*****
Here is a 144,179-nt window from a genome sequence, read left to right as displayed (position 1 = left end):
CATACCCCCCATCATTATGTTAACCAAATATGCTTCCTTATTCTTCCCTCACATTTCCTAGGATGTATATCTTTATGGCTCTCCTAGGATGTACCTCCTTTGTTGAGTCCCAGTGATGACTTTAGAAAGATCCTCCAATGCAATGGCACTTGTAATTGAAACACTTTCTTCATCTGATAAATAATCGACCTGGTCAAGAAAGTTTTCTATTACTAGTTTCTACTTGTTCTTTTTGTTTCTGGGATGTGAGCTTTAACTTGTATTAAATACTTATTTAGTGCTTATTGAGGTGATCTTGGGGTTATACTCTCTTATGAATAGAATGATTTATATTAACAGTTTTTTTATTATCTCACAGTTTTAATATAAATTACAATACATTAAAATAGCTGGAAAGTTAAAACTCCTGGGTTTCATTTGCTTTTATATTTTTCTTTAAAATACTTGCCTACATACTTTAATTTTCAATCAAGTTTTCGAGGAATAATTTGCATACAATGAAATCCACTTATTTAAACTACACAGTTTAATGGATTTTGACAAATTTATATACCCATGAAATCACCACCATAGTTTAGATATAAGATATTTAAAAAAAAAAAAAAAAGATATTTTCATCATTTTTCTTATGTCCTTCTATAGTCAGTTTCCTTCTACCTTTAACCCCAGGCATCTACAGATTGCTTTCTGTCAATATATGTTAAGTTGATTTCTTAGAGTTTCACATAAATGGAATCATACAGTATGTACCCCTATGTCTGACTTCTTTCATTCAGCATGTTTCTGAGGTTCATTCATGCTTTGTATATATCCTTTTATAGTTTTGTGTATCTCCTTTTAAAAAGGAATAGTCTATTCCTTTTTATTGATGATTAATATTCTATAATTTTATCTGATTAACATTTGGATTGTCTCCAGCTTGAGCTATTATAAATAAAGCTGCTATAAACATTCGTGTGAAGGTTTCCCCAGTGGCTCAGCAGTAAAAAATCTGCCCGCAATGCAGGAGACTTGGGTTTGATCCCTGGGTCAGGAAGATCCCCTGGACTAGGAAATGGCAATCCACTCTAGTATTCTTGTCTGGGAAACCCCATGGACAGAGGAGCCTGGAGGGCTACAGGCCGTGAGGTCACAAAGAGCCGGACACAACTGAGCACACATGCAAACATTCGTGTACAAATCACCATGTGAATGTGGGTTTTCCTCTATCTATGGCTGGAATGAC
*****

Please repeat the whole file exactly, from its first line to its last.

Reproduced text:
Here is a 144,179-nt window from a genome sequence, read left to right as displayed (position 1 = left end):
CATACCCCCCATCATTATGTTAACCAAATATGCTTCCTTATTCTTCCCTCACATTTCCTAGGATGTATATCTTTATGGCTCTCCTAGGATGTACCTCCTTTGTTGAGTCCCAGTGATGACTTTAGAAAGATCCTCCAATGCAATGGCACTTGTAATTGAAACACTTTCTTCATCTGATAAATAATCGACCTGGTCAAGAAAGTTTTCTATTACTAGTTTCTACTTGTTCTTTTTGTTTCTGGGATGTGAGCTTTAACTTGTATTAAATACTTATTTAGTGCTTATTGAGGTGATCTTGGGGTTATACTCTCTTATGAATAGAATGATTTATATTAACAGTTTTTTTATTATCTCACAGTTTTAATATAAATTACAATACATTAAAATAGCTGGAAAGTTAAAACTCCTGGGTTTCATTTGCTTTTATATTTTTCTTTAAAATACTTGCCTACATACTTTAATTTTCAATCAAGTTTTCGAGGAATAATTTGCATACAATGAAATCCACTTATTTAAACTACACAGTTTAATGGATTTTGACAAATTTATATACCCATGAAATCACCACCATAGTTTAGATATAAGATATTTAAAAAAAAAAAAAAAAGATATTTTCATCATTTTTCTTATGTCCTTCTATAGTCAGTTTCCTTCTACCTTTAACCCCAGGCATCTACAGATTGCTTTCTGTCAATATATGTTAAGTTGATTTCTTAGAGTTTCACATAAATGGAATCATACAGTATGTACCCCTATGTCTGACTTCTTTCATTCAGCATGTTTCTGAGGTTCATTCATGCTTTGTATATATCCTTTTATAGTTTTGTGTATCTCCTTTTAAAAAGGAATAGTCTATTCCTTTTTATTGATGATTAATATTCTATAATTTTATCTGATTAACATTTGGATTGTCTCCAGCTTGAGCTATTATAAATAAAGCTGCTATAAACATTCGTGTGAAGGTTTCCCCAGTGGCTCAGCAGTAAAAAATCTGCCCGCAATGCAGGAGACTTGGGTTTGATCCCTGGGTCAGGAAGATCCCCTGGACTAGGAAATGGCAATCCACTCTAGTATTCTTGTCTGGGAAACCCCATGGACAGAGGAGCCTGGAGGGCTACAGGCCGTGAGGTCACAAAGAGCCGGACACAACTGAGCACACATGCAAACATTCGTGTACAAATCACCATGTGAATGTGGGTTTTCCTCTATCTATGGCTGGAATGAC